Fossil find supports 'four-winged birds' theory

A theory that birds may have had four wings during a stage of their evolution has been given fresh support with the discovery of a new fossil in China.

The so-far unnamed creature, which lived between 124-million and 145-million years ago, belonged to an extinct group of primitive flying birds called the enantiornithines.

Scientists have found signs of long curved feathers on its legs that suggested a “residual aerodynamic function”, it was reported in the journal Nature.

The tail feathers were short compared with those of modern birds, but it is thought the birds could have gone through a “four-winged” phase in evolution before the tail developed its current aerodynamic shape.

Tail feathers of modern birds contribute to lift during flight.

But some modern birds rely on their legs for assistance when flying. For example, the kittiwake spreads out its webbed feet to act as an air brake, while the lappet-faced vulture stretches its legs and feet to achieve a steep dive onto a kill. The razorbill also flies with the help of its feet.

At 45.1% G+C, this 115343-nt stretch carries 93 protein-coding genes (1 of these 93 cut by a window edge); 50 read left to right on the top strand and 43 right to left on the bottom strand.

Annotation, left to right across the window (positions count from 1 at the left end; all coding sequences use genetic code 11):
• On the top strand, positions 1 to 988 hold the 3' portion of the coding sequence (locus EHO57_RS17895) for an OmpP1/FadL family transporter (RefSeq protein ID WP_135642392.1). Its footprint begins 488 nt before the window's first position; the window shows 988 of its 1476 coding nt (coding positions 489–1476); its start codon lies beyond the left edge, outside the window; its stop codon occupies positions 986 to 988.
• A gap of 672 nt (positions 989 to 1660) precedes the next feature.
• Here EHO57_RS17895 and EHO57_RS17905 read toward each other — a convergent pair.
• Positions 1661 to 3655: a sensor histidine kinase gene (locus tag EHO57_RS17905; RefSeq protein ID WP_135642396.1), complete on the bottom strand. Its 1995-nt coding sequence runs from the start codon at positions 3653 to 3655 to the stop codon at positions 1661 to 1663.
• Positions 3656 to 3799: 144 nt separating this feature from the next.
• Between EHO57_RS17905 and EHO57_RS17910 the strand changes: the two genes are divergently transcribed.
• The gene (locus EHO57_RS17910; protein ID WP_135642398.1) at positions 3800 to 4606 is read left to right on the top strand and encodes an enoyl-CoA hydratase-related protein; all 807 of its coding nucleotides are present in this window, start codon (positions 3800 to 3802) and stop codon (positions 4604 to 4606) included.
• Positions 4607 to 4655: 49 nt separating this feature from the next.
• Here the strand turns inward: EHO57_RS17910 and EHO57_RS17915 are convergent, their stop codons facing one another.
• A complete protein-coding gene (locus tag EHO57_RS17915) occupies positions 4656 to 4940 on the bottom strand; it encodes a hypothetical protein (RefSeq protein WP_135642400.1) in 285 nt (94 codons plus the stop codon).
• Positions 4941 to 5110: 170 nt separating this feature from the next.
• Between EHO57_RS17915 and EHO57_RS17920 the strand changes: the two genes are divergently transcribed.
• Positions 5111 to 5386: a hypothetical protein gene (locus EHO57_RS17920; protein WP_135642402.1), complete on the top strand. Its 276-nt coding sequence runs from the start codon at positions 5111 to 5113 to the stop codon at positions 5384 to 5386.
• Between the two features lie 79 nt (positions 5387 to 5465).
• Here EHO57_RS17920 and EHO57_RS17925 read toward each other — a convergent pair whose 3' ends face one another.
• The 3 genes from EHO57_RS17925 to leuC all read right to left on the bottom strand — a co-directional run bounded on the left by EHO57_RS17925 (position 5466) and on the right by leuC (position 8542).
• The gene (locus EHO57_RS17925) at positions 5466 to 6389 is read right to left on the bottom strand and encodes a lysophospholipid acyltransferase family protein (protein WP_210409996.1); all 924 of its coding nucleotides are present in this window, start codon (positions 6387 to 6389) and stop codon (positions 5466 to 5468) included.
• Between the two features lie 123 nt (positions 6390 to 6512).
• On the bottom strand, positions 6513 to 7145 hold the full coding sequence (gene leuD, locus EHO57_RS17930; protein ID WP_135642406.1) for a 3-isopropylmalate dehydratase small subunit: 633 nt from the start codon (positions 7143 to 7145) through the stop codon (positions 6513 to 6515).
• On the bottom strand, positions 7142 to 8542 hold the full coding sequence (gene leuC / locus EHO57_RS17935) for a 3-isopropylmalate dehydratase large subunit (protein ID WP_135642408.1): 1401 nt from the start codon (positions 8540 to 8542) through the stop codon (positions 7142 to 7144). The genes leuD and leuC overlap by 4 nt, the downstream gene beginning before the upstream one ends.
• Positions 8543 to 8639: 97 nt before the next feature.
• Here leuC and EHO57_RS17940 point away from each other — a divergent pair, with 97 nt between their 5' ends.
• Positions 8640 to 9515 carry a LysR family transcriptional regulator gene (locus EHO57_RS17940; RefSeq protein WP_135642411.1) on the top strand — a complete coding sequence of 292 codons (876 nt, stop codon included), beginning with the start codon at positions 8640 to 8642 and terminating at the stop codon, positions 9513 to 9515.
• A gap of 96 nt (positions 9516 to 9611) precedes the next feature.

The new fossil is reminiscent of Microraptor, a squirrel-sized gliding dinosaur known to have had long leg feathers to help it stay aloft.

Evidence recently came to light that Archaeopteryx, the earliest known flying bird, also had feathered legs.

The enantiornithine was discovered in an area of north east China which has yielded numerous fossil birds and feathered dinosaurs.

Reporting on the find, Fucheng Zhang and Zhonghe Zhou from the Chinese Academy of Sciences in Beijing, wrote: “The weak aerodynamic features of the leg feathers of the new bird could have helped the poorly developed tail in manoeuvring during flight, rather as the modern razorbill uses its large webbed feet to supplement its small tail during slow flight.

“The leg feathers of Archaeopteryx and the new enantiornithine fossil may represent vestigial examples of a feature that made an important contribution to flight in early birds.” - Sapa-DPA


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